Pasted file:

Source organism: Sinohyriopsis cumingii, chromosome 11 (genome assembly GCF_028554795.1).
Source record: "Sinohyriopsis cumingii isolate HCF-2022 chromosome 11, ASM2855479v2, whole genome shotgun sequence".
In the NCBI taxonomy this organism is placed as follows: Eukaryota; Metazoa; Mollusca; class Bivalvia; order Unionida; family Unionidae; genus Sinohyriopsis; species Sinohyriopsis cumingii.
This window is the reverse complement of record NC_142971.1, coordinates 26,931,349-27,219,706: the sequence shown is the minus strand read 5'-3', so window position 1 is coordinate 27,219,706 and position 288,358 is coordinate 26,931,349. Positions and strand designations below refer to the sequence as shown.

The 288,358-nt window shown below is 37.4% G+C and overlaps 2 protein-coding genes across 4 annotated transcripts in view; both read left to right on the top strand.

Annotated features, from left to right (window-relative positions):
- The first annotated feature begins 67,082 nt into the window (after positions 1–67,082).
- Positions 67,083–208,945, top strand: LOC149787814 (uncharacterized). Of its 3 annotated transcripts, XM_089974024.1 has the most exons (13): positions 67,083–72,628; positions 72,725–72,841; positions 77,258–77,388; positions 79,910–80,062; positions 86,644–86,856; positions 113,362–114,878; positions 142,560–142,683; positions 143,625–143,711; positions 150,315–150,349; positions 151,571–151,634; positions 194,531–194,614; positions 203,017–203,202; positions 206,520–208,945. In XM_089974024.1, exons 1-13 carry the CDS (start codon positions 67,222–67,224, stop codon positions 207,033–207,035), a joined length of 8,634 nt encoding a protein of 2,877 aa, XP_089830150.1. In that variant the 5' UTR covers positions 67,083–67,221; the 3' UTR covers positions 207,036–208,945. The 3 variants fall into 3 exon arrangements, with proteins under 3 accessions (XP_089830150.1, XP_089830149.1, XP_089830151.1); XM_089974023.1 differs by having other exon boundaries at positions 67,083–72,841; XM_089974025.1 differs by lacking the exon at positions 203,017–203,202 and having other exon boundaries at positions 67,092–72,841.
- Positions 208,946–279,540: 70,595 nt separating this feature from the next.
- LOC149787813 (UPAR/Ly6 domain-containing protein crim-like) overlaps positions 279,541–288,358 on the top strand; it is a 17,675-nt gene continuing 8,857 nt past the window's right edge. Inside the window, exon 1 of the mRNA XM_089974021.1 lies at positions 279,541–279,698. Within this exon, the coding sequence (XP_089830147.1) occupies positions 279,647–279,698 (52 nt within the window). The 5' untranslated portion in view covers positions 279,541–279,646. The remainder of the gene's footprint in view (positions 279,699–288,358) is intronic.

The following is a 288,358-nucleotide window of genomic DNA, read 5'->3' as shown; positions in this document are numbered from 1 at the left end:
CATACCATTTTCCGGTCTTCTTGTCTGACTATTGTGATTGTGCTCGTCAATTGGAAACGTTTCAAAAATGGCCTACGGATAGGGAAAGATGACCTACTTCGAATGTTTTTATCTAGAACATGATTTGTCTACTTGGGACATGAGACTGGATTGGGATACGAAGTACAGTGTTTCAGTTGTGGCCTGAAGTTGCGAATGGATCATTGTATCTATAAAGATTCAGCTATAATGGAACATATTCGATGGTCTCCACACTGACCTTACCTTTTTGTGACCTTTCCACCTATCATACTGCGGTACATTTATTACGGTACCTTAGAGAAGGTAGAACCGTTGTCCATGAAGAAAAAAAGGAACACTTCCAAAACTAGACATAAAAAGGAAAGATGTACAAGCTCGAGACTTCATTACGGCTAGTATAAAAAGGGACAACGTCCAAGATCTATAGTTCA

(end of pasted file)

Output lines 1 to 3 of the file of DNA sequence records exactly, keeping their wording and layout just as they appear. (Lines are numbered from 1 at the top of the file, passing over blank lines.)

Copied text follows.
Source organism: Sinohyriopsis cumingii, chromosome 11 (genome assembly GCF_028554795.1).
Source record: "Sinohyriopsis cumingii isolate HCF-2022 chromosome 11, ASM2855479v2, whole genome shotgun sequence".
In the NCBI taxonomy this organism is placed as follows: Eukaryota; Metazoa; Mollusca; class Bivalvia; order Unionida; family Unionidae; genus Sinohyriopsis; species Sinohyriopsis cumingii.